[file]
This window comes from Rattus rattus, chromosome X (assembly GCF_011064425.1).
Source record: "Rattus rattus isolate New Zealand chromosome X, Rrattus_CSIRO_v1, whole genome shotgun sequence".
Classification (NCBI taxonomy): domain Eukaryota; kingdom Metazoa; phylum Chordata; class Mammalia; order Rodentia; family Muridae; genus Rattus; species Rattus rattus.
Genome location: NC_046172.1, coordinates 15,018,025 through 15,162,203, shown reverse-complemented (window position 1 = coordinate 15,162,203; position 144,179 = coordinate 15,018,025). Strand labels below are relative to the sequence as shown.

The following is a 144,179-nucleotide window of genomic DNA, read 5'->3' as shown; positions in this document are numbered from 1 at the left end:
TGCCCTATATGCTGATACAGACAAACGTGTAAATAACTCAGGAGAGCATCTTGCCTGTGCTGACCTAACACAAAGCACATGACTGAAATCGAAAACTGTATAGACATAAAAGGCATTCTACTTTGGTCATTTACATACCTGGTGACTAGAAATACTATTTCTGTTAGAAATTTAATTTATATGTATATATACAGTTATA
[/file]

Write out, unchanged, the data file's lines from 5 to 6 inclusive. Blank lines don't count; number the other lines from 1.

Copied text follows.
The following is a 144,179-nucleotide window of genomic DNA, read 5'->3' as shown; positions in this document are numbered from 1 at the left end:
TGCCCTATATGCTGATACAGACAAACGTGTAAATAACTCAGGAGAGCATCTTGCCTGTGCTGACCTAACACAAAGCACATGACTGAAATCGAAAACTGTATAGACATAAAAGGCATTCTACTTTGGTCATTTACATACCTGGTGACTAGAAATACTATTTCTGTTAGAAATTTAATTTATATGTATATATACAGTTATA